Asian and European stocks weaken on fears of consumer slowdown
European stock markets fell lower on Wednesday, with investors turning to government bonds as a refuge from mounting fears of an economic downturn.
After three gains, the regional Stoxx Europe 600 stock index fell 0.9 percent in early trades. The German Dax fell 1 percent and the FTSE 100 was 0.8 percent lower in London.
This followed heavy losses for major US stock indices overnight, after a lackluster US consumer confidence report fueled concerns about an economic slowdown.
In Asia, Hong Kong’s Hang Seng stock index fell 2.5 percent, while China’s technology stock sub-index lost 4.3 percent. Japan’s exporter-heavy Nikkei 225 stock meter fell 0.9 percent.
Central banks have moved to tackle inflation through aggressive rate hikes, raising concerns that the policy will curb corporate and household spending.
“We’ve already had a lot of weak US housing market data, we’ve had weak consumer confidence data from around the world because of rising prices, and business investment tends to respond to consumers,” said Trevor Greetham, head of multi-asset at Royal London Asset Management.
“If inflation suddenly collapses completely and central banks think they’ve done enough, this could all be over soon,” he added. “But it can be a long, slow process to wait for central banks to think they’ve done enough.”
The yield on the 10-year US Treasury bond fell 0.07 percentage points to 3.14 percent as the benchmark government bond price rose. According to Tradeweb data, the 10-year German Bund yield fell 0.04 percentage point to 1.59 percent. Yields fall when bond prices rise.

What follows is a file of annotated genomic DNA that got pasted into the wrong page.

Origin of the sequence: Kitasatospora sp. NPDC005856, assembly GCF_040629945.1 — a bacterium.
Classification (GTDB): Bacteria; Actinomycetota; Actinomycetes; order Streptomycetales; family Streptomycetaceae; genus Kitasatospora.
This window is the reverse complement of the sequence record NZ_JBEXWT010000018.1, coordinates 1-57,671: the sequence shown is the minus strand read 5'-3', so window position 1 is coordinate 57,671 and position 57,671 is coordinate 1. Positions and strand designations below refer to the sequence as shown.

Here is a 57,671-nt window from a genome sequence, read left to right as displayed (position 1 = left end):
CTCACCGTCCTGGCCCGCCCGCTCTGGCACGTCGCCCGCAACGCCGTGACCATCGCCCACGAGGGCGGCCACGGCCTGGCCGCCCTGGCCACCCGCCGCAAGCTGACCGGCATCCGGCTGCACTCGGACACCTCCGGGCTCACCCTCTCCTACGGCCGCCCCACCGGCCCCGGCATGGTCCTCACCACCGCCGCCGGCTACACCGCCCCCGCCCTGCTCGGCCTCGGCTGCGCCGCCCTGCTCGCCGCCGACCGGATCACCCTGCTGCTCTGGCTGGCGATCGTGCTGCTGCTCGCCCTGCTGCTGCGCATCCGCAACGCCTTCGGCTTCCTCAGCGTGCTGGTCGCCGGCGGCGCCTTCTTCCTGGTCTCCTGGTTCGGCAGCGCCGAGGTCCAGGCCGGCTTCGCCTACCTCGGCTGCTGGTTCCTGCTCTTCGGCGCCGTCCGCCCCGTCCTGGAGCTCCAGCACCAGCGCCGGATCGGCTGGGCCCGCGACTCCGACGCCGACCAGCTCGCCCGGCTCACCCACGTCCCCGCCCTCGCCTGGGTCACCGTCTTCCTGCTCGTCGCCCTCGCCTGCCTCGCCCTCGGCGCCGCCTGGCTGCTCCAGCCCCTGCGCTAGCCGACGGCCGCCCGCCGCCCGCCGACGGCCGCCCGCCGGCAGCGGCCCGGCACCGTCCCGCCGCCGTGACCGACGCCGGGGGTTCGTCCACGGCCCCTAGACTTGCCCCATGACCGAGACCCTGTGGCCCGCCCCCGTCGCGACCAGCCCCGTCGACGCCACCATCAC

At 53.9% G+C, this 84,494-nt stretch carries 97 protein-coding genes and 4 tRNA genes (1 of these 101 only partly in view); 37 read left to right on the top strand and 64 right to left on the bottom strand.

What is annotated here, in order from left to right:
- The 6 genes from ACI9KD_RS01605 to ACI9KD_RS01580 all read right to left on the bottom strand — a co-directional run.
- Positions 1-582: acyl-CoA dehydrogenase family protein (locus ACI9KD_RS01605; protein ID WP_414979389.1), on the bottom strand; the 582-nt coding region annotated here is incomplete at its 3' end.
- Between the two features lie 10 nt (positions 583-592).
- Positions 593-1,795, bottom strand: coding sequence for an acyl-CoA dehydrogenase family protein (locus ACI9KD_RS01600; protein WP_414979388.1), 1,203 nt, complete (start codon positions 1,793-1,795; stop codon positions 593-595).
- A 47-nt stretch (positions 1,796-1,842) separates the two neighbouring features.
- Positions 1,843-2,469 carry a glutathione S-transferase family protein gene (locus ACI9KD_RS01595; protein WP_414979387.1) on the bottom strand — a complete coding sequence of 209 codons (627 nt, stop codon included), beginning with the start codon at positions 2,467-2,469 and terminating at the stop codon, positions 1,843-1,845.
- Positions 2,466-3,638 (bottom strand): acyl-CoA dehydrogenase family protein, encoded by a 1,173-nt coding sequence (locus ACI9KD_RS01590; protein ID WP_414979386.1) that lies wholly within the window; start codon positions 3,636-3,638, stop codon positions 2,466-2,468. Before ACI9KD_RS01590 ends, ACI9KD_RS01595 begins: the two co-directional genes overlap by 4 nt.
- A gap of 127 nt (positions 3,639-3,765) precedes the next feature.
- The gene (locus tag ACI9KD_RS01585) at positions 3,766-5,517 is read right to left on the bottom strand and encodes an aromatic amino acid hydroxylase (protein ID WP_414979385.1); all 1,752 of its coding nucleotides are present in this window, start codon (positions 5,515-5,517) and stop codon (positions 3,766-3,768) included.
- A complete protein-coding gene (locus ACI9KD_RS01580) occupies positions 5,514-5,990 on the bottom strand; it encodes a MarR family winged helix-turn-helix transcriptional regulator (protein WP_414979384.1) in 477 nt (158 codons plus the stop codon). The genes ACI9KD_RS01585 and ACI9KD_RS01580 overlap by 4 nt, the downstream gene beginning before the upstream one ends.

Expectations of where US inflation will be in 12 months have reached an all-time high of 8 percent. After the Federal Reserve raised its key interest rate by an oversized 0.75 percentage point this month, several policymakers called for a similar-sized hike in July.
At the European Central Bank’s annual forum in Portugal on Tuesday, the bank’s president, Christine Lagarde, pledged to act “with determination and perseverance” to tackle inflation, which reached 8.1 percent in the eurozone in May.
“People are worried about how much demand could fall during this period when central banks are raising rates quite aggressively,” said Nitesh Shah, head of commodities and macroeconomic research for Europe at ETF provider WisdomTree.
The ECB, which has been experimenting with negative interest rates since 2014 to stimulate economic activity, is widely expected to push its key deposit rate above zero in September.
Oil benchmark Brent oil fell 0.8 percent to $117 a barrel. Against the dollar, the euro fell 0.3 percent to a week-long low of $1,049.